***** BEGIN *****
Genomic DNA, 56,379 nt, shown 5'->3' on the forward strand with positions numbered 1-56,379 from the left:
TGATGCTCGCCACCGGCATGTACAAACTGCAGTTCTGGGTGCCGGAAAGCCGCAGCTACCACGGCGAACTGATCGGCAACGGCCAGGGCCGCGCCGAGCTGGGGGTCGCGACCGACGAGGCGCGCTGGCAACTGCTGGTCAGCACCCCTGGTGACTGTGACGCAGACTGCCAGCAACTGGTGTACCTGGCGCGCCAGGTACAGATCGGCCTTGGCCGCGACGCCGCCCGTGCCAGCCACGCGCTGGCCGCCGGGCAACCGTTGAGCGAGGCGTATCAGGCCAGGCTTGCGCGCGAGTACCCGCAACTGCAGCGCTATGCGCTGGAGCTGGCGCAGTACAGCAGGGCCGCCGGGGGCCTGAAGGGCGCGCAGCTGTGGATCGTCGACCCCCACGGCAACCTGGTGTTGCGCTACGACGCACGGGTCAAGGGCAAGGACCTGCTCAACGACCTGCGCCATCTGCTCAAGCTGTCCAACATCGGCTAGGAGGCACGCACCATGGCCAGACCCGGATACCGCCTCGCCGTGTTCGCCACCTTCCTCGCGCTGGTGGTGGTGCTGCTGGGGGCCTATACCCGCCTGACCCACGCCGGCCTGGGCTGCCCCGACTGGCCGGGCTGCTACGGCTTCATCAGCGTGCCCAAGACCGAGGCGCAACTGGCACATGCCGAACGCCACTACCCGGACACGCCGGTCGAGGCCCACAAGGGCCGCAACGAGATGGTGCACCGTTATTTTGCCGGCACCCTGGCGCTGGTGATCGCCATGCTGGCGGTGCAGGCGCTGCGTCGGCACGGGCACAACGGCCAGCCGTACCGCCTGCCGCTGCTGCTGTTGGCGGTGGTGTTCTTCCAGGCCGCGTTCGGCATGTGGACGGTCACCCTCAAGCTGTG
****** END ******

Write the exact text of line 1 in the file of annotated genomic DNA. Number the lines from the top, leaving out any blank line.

Genomic DNA, 56,379 nt, shown 5'->3' on the forward strand with positions numbered 1-56,379 from the left: